Of course, Moore’s slop doesn’t stop dripping there. Anxious to give everyone the quick and simple story to the Iraq war, he employs the “War for Oil” argument. My problem isn’t with the argument itself, it’s Moore’s insinuation that it’s the whole story. Like everything in life, nothing has one sole reason. Bush went to war for many different reasons, and perhaps like many of us, told his bullshit so often that at some point even he may have begun to believe it himself. We can’t discount the need to overthrown Saddam, protect Kurds, push for inspections, or for that matter, secure cheap oil. To weigh each of these ingredients in our pastry of war is one thing, to say that one has a monopoly, or close to it, on the impetus that drove us to war is to over simplify not only politics, but life itself.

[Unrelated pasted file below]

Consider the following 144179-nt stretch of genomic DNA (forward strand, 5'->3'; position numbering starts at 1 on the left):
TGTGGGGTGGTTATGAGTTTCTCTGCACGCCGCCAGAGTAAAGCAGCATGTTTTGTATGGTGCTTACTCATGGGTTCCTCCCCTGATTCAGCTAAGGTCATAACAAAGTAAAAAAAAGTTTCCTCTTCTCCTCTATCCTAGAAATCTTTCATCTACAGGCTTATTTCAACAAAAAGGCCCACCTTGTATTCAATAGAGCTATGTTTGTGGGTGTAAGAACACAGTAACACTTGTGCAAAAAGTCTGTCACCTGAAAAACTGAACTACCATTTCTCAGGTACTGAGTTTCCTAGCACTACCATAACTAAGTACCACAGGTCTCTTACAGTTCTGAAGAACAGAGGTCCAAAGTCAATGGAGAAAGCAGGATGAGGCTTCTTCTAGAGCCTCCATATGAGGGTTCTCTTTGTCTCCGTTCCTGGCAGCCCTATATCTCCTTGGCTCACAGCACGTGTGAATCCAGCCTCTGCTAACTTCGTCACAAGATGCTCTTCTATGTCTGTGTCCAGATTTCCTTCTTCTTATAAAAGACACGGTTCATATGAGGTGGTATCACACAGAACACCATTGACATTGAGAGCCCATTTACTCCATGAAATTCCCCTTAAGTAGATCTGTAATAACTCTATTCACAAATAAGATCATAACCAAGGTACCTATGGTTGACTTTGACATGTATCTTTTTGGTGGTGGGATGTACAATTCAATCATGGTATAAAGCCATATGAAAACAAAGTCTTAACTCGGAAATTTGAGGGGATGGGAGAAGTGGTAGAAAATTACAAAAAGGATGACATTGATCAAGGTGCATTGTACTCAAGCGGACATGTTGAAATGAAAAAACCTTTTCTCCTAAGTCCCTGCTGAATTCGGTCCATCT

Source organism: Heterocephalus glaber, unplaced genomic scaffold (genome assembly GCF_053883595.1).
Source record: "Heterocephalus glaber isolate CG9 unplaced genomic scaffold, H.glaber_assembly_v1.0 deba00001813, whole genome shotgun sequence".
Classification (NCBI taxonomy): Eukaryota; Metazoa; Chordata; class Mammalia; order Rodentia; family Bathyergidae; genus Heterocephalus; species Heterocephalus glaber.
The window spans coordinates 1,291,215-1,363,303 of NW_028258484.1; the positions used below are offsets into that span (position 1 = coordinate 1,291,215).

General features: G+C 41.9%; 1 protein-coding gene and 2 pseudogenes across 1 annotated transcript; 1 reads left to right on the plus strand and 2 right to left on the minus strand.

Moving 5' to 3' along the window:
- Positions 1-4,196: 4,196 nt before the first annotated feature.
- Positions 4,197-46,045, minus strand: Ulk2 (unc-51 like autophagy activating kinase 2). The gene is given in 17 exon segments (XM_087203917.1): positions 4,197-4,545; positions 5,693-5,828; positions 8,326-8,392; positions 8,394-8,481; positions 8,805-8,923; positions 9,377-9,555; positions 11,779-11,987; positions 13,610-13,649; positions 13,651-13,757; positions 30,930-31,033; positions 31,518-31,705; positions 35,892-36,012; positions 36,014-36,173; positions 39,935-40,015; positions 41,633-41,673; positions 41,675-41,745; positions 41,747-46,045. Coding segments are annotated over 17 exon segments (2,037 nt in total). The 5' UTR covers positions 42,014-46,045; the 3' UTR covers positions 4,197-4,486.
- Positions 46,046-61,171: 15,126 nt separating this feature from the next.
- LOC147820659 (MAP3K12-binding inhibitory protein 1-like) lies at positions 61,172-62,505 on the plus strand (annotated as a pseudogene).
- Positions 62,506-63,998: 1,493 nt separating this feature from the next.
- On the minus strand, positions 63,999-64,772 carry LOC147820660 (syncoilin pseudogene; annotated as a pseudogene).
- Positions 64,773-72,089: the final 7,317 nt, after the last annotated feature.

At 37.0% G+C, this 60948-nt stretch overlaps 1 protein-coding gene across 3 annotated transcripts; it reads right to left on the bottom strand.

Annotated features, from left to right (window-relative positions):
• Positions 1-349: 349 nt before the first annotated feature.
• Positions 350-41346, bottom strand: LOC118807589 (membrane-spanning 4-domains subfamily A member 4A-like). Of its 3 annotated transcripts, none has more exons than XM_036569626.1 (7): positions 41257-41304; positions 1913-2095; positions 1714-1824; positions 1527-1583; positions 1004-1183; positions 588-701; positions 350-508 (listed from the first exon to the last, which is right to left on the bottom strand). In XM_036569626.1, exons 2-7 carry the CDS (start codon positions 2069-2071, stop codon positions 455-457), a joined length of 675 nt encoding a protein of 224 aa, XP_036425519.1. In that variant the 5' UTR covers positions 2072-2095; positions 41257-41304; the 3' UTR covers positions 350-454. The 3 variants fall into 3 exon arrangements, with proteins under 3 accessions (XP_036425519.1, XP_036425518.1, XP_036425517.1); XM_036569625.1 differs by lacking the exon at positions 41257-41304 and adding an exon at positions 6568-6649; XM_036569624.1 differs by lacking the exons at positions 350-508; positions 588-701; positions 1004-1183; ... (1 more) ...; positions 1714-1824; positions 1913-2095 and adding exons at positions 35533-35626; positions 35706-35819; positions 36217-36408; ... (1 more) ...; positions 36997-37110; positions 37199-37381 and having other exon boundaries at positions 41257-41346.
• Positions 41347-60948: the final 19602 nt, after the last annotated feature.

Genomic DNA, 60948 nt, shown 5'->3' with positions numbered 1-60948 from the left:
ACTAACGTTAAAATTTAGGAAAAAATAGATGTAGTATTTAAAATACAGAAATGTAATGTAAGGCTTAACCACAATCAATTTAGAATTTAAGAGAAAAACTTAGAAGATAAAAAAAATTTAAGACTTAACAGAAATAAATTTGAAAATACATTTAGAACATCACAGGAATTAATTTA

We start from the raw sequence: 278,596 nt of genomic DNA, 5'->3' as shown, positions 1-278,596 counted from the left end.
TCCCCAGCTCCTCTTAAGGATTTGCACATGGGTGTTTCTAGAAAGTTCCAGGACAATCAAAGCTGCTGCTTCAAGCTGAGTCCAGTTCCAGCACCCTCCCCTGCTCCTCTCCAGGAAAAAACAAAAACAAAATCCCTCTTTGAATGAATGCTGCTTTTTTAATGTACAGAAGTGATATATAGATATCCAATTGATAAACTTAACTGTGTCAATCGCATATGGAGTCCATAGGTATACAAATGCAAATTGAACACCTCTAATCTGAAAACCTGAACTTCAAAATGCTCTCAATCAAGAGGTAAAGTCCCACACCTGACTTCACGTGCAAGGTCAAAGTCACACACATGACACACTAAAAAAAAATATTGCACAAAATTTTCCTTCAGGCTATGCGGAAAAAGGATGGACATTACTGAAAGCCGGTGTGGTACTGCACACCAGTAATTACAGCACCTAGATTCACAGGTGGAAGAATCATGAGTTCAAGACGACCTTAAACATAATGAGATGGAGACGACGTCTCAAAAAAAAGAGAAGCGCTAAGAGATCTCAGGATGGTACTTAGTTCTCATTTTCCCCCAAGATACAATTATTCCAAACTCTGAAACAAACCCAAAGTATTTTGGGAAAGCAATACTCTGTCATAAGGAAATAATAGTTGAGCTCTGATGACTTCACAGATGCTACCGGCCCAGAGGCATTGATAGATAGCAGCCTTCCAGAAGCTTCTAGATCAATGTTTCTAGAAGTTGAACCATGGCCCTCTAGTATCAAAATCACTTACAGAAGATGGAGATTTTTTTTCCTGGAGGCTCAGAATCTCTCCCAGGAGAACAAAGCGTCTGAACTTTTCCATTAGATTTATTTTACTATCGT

I could continue with the laziness that Moore is guilty of. In one instance he faults Bush for not going into Afghanistan quick enough to capture Osama bin Laden. How conveniently he forgets that his comrades, myself included, were holding events across the country calling for the need to wait and pursue diplomatic means further to get Osama extradited to an international court. Indeed Moore himself claimed, outrageously, that Osama shouldn’t be presume guilty until he had a fair trail and lamented about our destructive and horrific bullying of the second poorest country in the world through our invasion. Should we have been stronger in our war efforts and forget international norms or weaker and not go to war at all? Moore needs to make up his mind. Similarly, he has footage of a Taliban ambassador to the US going around Texas meeting with Bush and the public before September 11th, a time when the Taliban was still harboring the world’s greatest terrorist. What Moore forgets to add is that diplomacy happens even between enemies, thank God, and that this Taliban representative was working at a time when the Taliban had made great concessions to destroy their poppy-seed fields at the bequest of Western nations. It was the beginning to a normalization of relations, and quite possibly a hand-over of Osama within seven to ten years. Leaving out these intricacies not only helps Moore’s indictment of Bush, but also offers the public a more scandalous story to get them riled up about their treacherous leader. I'm also not impressed by his now famous showman display of trying to get Congressmen to send their children off to the war. I understand the point he's making, albeit you don't actually "enlist your kids," but it seems just a form of ad-hominem fallacy. I'm unsure on why Congressmen who don't have their children in the war effort are more incompetent to make policy decisions about war; if anything, being removed allows you to be more objective. His recruitment effort is odd coming from a man who would probably protest the new draft bill (S89 & HR 163), which has been designed to have a more fair enlisting of military personnel. I'm left with the feeling that any prudent policy, no matter which way it turns, Moore would have an scorching attack on it. However, anything reckless, such as having a Democratic Senator sign off on the bill blocking Bush's inaugration, and effectively labeling the entire Democratic Party as a bunch of sore losers for the next four years and costing both Congress and Presidential elections, would be praised by our sensible director.